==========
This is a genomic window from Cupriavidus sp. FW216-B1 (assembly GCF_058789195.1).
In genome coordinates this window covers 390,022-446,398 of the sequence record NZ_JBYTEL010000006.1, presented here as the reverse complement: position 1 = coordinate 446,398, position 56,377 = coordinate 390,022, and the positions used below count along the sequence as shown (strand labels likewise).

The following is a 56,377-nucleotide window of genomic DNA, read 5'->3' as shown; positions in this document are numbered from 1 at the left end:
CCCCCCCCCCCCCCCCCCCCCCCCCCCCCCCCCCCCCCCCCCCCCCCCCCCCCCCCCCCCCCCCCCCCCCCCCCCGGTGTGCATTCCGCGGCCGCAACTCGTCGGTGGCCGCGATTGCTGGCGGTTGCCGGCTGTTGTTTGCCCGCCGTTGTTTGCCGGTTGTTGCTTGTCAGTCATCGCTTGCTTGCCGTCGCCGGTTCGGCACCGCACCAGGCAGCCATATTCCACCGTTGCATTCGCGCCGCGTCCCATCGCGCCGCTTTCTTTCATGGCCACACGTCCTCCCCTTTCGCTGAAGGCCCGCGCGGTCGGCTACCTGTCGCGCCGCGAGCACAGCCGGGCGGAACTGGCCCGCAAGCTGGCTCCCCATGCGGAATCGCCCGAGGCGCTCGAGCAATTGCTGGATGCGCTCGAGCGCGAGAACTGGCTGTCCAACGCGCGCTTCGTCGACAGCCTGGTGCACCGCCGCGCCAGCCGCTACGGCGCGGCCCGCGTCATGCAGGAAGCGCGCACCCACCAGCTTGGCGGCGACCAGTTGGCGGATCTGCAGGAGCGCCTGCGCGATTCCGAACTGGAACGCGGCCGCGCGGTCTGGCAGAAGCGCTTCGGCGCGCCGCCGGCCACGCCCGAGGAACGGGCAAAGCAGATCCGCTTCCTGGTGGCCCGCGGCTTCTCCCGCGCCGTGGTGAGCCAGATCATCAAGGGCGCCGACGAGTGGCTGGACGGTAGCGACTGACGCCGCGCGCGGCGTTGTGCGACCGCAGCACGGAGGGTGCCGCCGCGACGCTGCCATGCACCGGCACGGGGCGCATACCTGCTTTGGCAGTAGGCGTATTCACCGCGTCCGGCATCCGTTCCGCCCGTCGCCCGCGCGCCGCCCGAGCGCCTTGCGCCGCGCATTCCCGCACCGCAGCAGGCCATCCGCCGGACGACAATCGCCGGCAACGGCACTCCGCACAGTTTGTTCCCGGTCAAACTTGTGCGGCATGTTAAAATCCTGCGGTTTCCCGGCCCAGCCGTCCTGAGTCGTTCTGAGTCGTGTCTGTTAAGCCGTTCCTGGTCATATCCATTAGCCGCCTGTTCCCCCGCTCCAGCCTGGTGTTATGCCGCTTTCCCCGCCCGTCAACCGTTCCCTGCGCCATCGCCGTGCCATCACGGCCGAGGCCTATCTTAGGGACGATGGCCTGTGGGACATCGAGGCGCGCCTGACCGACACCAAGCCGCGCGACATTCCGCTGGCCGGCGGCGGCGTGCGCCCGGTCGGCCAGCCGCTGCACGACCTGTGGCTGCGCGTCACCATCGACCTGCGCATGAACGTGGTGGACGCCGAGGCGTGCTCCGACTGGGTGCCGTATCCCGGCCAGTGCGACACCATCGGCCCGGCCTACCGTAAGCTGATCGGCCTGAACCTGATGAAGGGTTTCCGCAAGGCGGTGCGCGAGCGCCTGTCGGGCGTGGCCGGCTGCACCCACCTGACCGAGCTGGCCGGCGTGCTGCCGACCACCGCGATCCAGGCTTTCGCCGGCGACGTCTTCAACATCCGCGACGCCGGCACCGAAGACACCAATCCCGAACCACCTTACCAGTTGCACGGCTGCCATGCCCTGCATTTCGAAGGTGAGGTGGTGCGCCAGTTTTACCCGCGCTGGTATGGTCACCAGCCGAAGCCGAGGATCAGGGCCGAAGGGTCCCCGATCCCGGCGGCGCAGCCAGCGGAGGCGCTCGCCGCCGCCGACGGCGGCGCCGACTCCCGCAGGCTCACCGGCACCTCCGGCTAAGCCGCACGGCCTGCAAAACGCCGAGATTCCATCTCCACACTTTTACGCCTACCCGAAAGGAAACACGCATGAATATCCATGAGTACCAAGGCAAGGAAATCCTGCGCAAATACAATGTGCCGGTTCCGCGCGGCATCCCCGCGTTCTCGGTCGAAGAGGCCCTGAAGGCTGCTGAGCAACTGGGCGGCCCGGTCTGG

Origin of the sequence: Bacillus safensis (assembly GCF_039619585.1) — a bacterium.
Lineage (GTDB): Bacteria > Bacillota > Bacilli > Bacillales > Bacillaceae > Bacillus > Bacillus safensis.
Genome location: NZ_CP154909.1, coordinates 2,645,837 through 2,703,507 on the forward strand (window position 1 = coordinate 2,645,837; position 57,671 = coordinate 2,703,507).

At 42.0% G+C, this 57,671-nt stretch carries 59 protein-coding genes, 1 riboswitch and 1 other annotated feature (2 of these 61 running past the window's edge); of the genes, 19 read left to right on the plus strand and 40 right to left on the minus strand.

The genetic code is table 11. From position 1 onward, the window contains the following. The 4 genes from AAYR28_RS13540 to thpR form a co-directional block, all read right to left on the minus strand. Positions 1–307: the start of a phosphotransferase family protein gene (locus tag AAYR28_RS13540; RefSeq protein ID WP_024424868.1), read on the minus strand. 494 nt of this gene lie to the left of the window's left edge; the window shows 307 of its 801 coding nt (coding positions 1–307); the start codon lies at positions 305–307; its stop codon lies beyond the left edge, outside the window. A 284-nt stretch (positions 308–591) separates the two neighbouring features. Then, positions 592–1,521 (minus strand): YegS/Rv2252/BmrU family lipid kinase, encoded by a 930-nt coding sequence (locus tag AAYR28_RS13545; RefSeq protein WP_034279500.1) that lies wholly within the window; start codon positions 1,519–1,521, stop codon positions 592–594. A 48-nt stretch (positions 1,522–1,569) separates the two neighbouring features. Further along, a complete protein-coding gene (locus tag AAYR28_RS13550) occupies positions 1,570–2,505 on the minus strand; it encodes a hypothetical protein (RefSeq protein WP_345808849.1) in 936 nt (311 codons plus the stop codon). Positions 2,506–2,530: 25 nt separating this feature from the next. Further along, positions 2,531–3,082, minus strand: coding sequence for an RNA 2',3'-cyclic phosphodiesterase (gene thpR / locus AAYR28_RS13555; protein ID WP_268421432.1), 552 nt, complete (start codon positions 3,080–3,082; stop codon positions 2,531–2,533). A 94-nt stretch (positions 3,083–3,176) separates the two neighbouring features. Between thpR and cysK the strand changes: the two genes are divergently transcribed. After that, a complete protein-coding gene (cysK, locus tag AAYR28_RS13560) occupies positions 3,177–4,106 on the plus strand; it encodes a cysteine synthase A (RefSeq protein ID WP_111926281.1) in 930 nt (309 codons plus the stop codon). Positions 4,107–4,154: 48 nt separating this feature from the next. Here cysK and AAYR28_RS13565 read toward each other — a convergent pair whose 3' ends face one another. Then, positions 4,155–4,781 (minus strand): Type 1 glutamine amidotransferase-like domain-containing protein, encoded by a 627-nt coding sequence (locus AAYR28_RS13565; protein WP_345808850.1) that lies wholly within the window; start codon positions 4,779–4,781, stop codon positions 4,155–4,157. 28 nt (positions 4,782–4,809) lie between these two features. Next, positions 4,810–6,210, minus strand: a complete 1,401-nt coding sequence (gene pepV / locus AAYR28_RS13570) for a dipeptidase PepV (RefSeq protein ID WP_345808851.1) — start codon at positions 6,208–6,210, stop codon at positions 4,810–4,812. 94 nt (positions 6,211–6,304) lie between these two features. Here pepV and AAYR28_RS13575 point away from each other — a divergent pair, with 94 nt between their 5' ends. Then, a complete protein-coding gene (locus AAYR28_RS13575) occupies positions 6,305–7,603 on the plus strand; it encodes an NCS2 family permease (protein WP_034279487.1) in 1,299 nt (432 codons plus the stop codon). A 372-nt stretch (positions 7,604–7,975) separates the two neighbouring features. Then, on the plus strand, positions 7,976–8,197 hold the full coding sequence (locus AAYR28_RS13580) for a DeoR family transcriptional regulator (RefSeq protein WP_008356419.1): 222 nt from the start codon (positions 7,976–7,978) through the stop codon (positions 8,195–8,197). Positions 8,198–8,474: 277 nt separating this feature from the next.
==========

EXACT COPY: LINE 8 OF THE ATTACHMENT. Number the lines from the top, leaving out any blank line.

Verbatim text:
At 42.0% G+C, this 57,671-nt stretch carries 59 protein-coding genes, 1 riboswitch and 1 other annotated feature (2 of these 61 running past the window's edge); of the genes, 19 read left to right on the plus strand and 40 right to left on the minus strand.